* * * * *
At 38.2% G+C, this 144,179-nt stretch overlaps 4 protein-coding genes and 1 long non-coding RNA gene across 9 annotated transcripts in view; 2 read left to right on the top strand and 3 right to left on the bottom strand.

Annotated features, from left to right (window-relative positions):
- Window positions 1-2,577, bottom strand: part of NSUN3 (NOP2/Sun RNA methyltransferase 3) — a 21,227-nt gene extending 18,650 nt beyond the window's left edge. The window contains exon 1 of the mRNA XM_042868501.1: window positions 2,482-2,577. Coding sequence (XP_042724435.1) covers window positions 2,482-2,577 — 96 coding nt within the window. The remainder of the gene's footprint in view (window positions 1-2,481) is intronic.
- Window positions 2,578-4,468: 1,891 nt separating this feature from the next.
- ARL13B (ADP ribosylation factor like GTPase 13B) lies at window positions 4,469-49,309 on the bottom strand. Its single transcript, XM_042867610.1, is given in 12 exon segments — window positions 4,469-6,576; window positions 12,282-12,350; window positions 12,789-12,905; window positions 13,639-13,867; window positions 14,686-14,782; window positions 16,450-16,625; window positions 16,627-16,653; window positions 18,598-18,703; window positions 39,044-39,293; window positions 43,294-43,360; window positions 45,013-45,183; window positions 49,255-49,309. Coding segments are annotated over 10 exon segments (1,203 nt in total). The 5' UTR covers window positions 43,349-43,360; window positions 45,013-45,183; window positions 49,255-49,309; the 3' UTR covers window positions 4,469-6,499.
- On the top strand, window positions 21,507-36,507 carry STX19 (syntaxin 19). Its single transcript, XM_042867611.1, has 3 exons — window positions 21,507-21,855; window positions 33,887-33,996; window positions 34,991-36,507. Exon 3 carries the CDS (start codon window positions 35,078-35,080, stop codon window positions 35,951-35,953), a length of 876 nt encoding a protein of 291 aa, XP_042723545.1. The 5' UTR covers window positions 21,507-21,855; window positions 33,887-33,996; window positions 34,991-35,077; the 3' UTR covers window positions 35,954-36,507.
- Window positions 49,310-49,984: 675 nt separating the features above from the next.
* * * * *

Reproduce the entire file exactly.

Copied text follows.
At 38.2% G+C, this 144,179-nt stretch overlaps 4 protein-coding genes and 1 long non-coding RNA gene across 9 annotated transcripts in view; 2 read left to right on the top strand and 3 right to left on the bottom strand.

Annotated features, from left to right (window-relative positions):
- Window positions 1-2,577, bottom strand: part of NSUN3 (NOP2/Sun RNA methyltransferase 3) — a 21,227-nt gene extending 18,650 nt beyond the window's left edge. The window contains exon 1 of the mRNA XM_042868501.1: window positions 2,482-2,577. Coding sequence (XP_042724435.1) covers window positions 2,482-2,577 — 96 coding nt within the window. The remainder of the gene's footprint in view (window positions 1-2,481) is intronic.
- Window positions 2,578-4,468: 1,891 nt separating this feature from the next.
- ARL13B (ADP ribosylation factor like GTPase 13B) lies at window positions 4,469-49,309 on the bottom strand. Its single transcript, XM_042867610.1, is given in 12 exon segments — window positions 4,469-6,576; window positions 12,282-12,350; window positions 12,789-12,905; window positions 13,639-13,867; window positions 14,686-14,782; window positions 16,450-16,625; window positions 16,627-16,653; window positions 18,598-18,703; window positions 39,044-39,293; window positions 43,294-43,360; window positions 45,013-45,183; window positions 49,255-49,309. Coding segments are annotated over 10 exon segments (1,203 nt in total). The 5' UTR covers window positions 43,349-43,360; window positions 45,013-45,183; window positions 49,255-49,309; the 3' UTR covers window positions 4,469-6,499.
- On the top strand, window positions 21,507-36,507 carry STX19 (syntaxin 19). Its single transcript, XM_042867611.1, has 3 exons — window positions 21,507-21,855; window positions 33,887-33,996; window positions 34,991-36,507. Exon 3 carries the CDS (start codon window positions 35,078-35,080, stop codon window positions 35,951-35,953), a length of 876 nt encoding a protein of 291 aa, XP_042723545.1. The 5' UTR covers window positions 21,507-21,855; window positions 33,887-33,996; window positions 34,991-35,077; the 3' UTR covers window positions 35,954-36,507.
- Window positions 49,310-49,984: 675 nt separating the features above from the next.